The 2022-23 crop year will see Canadian grain volumes return to more historical levels, but supply chain pressures will require CN and Canadian Pacific to ensure they have enough network capacity, particularly out west in the fourth quarter. Harvesting also might begin later in the third quarter.
These projections were part of grain transportation plans both railways submitted recently to the Canadian federal government.
“CN expects intense pressure on Canada’s transportation system during the 2022-23 crop year, especially with respect to rail movement to Canada’s West Coast ports,” CN (NYSE: CNI) said in outlining its plan for the event that starts Aug. 1 and runs through July 31.
The railway anticipates “total demand for rail capacity between Edmonton and the ports of Vancouver and Prince Rupert will exceed network capacity during some weeks in the fall of 2022 and in early 2023,” said CN, adding that it bases forecasts on the best economic and market information available.
CN said it is keeping communication lines with customers open and working with them as they create their own production forecasts. The railway urged customers to “make the most efficient use of capacity available in all rail corridors” during grain’s peak period in the fall and winter, including the “significantly underutilized” eastern network.
CN expects to move between 24.5 to 27.0 million metric tons (MMT) of grain carloads during the 2022-23 crop year, compared with over 20.5 MMT of grain and grain products moved via railcar and container in 2021-22 when last year’s drought contributed to reduced crop yields.
As CN prepares for this new crop year, it plans to modernize 100 locomotives between 25 and 30 years of age. The engines will be upgraded from DC-traction motors to AC-traction motors, and they will have state‑of‑the‑art technology to support improved productivity and reliability, CN said. The railway also said it recently acquired 57 high‑horsepower locomotives, 47 of which will be on CN’s network this fall, with the other 10 joining in the first quarter of 2023.
CN also is actively recruiting and training conductors. The railway said its active operating crew base will be sufficient to move anticipated grain volumes in 2022-23. However, the network also could experience some capacity constraints in Q4 because there aren’t enough conductors due to the tight labor market, and anticipated demand from all business units could exceed capacity on the western corridor.
“Considering that CN must move all traffic offered on our network in accordance with our statutory level of service obligations, we anticipate periods during the crop year where short‑term demand may not be met,” the railway said. “CN faces significant pressures on rail capacity from all rail traffic segments in relation to the operating crew base required to move all that traffic.”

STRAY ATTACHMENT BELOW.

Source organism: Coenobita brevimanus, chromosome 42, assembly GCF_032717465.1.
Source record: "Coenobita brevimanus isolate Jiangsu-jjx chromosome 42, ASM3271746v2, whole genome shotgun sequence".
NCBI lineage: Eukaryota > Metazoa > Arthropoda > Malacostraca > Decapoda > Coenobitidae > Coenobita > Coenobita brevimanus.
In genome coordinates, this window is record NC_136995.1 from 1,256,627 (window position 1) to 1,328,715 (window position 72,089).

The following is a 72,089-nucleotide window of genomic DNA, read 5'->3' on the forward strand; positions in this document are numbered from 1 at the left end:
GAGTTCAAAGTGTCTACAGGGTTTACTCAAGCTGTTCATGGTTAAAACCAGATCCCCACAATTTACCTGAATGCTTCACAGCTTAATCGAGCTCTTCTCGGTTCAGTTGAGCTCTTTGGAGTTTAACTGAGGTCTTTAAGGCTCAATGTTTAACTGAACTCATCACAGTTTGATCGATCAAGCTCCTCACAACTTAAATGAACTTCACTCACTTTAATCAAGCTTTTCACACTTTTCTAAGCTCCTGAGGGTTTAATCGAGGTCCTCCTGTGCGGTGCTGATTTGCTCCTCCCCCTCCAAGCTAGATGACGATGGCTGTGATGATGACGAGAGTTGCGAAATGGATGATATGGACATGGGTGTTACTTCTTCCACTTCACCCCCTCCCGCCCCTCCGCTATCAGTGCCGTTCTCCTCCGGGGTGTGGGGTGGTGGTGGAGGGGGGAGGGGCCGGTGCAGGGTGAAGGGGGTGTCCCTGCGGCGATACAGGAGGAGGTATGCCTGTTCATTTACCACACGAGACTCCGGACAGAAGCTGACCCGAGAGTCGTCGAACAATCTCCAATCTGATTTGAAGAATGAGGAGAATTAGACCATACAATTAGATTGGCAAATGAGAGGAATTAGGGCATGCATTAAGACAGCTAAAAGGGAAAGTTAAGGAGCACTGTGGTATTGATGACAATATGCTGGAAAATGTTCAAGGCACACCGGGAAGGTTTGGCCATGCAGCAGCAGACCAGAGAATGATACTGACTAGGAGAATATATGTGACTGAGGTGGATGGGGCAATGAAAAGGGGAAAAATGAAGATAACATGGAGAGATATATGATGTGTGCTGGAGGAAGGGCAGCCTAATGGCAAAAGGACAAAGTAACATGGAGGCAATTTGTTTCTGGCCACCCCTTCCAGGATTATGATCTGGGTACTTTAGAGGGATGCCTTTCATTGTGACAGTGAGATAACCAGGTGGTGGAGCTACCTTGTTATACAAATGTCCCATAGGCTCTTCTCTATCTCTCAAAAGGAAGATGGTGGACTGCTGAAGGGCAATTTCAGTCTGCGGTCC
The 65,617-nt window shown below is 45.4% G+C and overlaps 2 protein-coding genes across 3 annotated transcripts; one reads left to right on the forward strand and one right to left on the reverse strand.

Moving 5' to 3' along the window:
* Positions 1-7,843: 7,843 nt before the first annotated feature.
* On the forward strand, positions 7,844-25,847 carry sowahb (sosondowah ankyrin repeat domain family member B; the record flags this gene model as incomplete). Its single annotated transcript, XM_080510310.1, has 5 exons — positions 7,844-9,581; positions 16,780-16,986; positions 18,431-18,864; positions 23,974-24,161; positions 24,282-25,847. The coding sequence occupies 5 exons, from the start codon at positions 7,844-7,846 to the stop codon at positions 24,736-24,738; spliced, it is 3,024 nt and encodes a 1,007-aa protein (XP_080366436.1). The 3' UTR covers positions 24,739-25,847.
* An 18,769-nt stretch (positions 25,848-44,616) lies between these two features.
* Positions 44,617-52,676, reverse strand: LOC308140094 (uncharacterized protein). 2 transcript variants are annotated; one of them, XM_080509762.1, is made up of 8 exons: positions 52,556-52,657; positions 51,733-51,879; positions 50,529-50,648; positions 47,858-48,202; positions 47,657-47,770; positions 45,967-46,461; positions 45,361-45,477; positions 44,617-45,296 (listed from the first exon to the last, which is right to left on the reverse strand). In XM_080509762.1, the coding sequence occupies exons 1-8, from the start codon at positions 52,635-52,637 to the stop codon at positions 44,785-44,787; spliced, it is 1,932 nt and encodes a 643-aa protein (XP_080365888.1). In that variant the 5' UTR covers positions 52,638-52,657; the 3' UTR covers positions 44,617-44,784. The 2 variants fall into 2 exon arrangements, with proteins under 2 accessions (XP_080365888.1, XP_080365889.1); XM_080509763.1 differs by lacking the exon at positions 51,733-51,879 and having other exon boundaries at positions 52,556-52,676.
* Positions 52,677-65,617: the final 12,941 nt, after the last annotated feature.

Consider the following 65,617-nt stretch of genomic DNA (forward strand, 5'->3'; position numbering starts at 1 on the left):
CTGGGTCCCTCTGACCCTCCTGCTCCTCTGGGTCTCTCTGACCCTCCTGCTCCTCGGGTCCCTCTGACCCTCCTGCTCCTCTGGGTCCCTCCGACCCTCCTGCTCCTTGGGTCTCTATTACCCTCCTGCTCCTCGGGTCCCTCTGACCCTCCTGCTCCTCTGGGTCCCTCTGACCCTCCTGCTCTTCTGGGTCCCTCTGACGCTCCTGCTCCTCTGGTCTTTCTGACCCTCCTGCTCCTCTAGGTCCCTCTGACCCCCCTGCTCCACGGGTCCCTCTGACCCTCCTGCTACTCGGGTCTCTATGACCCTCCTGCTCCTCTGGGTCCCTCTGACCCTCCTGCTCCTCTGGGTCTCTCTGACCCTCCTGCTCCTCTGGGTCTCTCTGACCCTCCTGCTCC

However, CN is taking other steps to improve network flows, such as working with grain handlers and exporters to improve two-way communication on forecast car delivery, pickup timing and loading and unloading schedules at grain terminals. CN also listed in its grain transportation plan recent and ongoing capital improvements that could improve fluidity.
Canadian Pacific upbeat about higher grain volumes
Canadian Pacific (NYSE: CP) also expects grain volumes to be higher in the 2022-23 crop year, anticipating moving more than 30 MMT overall of grain and grain products.
As CP executives mentioned during the company’s Q2 earnings call last week, the railway expects “a slow start” to the 2022-23 crop year amid delayed seeding across most of the Canadian Prairies and a lower carry-in volume of approximately 6 MMT. CP said in its plan that’s the lowest carry-in volume in more than 15 years due to low grain yields and high global demand.
To ensure CP has the network capacity it needs to move grain, the railway plans to make about 1,100 locomotives and 15,500 grain hopper cars available through the year. From August through mid-December and then from April to July, the railway anticipates supplying 6,000 grain hopper cars per week to Canada’s grain elevators. In the winter months, it will supply 4,350 grain hopper cars weekly while the Port of Thunder Bay is closed. These estimates are based on market demand, according to CP.
CP also expects to hire 2,500 employees across its Canadian and U.S. networks as it also works to complete its $500 million multiyear investment to purchase 5,900 new high-capacity grain hopper cars, bringing the total to more than 7,300. These efforts will complement CP’s 8,500-foot high-efficiency product train model, which the railway says utilizes the high-efficiency hopper cars and delivers 40% grain per train.
CP moved roughly 17.45 MMT of grain and grain products in 2021-22, down 43% from a record-breaking 30.62 MMT in 2020-21.
While the severe drought last summer contributed to lower grain volumes for 2021-22, other events during the year also put pressure on CP, as well as CN.
According to CP, these events included the COVID-19 pandemic and the absences that occurred because of it; Canada’s vaccine mandate, which has been since rescinded as of June 30 but “required the removal of hundreds of fully qualified and trained railway employees from active service;” the Omnicon variant that caused significant numbers of absences in January and February 2022; and “multiple extraordinary climate events,” including wildfires in British Columbia last summer that caused track damage; extreme winter weather conditions in the Canadian Prairies; and extreme flooding in southern Manitoba and northern Ontario in April and May.
A 60-hour strike by members of Teamsters Canada Rail Conference in March added to disruptions at CP, according to its grain transportation plan.
Statistics Canada is forecasting total crop volumes to be around 93 MMT, with western Canada grain production anticipated at 71 MMT, according to CP.